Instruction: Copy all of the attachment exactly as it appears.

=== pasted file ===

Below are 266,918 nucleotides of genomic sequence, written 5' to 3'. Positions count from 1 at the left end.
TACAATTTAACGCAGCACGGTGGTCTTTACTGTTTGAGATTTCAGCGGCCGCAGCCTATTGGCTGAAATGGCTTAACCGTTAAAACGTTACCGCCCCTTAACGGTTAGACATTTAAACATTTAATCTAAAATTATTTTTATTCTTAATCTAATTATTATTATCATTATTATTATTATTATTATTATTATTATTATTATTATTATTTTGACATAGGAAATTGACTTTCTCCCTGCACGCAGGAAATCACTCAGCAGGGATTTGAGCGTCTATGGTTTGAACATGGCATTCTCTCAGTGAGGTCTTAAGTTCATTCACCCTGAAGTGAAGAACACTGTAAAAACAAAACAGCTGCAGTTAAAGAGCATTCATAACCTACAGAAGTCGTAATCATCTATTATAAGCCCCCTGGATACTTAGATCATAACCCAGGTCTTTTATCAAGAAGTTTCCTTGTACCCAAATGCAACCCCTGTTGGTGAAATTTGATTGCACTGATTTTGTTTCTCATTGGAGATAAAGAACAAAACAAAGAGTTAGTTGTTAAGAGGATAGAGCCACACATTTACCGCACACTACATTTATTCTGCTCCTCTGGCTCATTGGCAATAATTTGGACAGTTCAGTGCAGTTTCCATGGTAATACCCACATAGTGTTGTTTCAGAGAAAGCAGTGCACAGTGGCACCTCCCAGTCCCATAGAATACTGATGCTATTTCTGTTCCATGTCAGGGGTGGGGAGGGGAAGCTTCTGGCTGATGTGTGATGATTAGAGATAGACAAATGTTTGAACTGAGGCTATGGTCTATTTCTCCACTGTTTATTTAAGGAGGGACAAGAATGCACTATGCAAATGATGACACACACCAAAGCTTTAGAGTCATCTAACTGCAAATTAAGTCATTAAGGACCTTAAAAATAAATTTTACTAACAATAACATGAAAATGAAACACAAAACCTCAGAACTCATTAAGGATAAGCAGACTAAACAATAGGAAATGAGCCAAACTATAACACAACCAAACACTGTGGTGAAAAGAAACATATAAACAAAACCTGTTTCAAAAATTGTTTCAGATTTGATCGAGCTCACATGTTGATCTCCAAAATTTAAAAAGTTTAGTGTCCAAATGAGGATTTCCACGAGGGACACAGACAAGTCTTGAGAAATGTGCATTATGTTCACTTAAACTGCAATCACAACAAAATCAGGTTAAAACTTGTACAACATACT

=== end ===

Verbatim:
Below are 266,918 nucleotides of genomic sequence, written 5' to 3'. Positions count from 1 at the left end.
TACAATTTAACGCAGCACGGTGGTCTTTACTGTTTGAGATTTCAGCGGCCGCAGCCTATTGGCTGAAATGGCTTAACCGTTAAAACGTTACCGCCCCTTAACGGTTAGACATTTAAACATTTAATCTAAAATTATTTTTATTCTTAATCTAATTATTATTATCATTATTATTATTATTATTATTATTATTATTATTATTATTATTTTGACATAGGAAATTGACTTTCTCCCTGCACGCAGGAAATCACTCAGCAGGGATTTGAGCGTCTATGGTTTGAACATGGCATTCTCTCAGTGAGGTCTTAAGTTCATTCACCCTGAAGTGAAGAACACTGTAAAAACAAAACAGCTGCAGTTAAAGAGCATTCATAACCTACAGAAGTCGTAATCATCTATTATAAGCCCCCTGGATACTTAGATCATAACCCAGGTCTTTTATCAAGAAGTTTCCTTGTACCCAAATGCAACCCCTGTTGGTGAAATTTGATTGCACTGATTTTGTTTCTCATTGGAGATAAAGAACAAAACAAAGAGTTAGTTGTTAAGAGGATAGAGCCACACATTTACCGCACACTACATTTATTCTGCTCCTCTGGCTCATTGGCAATAATTTGGACAGTTCAGTGCAGTTTCCATGGTAATACCCACATAGTGTTGTTTCAGAGAAAGCAGTGCACAGTGGCACCTCCCAGTCCCATAGAATACTGATGCTATTTCTGTTCCATGTCAGGGGTGGGGAGGGGAAGCTTCTGGCTGATGTGTGATGATTAGAGATAGACAAATGTTTGAACTGAGGCTATGGTCTATTTCTCCACTGTTTATTTAAGGAGGGACAAGAATGCACTATGCAAATGATGACACACACCAAAGCTTTAGAGTCATCTAACTGCAAATTAAGTCATTAAGGACCTTAAAAATAAATTTTACTAACAATAACATGAAAATGAAACACAAAACCTCAGAACTCATTAAGGATAAGCAGACTAAACAATAGGAAATGAGCCAAACTATAACACAACCAAACACTGTGGTGAAAAGAAACATATAAACAAAACCTGTTTCAAAAATTGTTTCAGATTTGATCGAGCTCACATGTTGATCTCCAAAATTTAAAAAGTTTAGTGTCCAAATGAGGATTTCCACGAGGGACACAGACAAGTCTTGAGAAATGTGCATTATGTTCACTTAAACTGCAATCACAACAAAATCAGGTTAAAACTTGTACAACATACT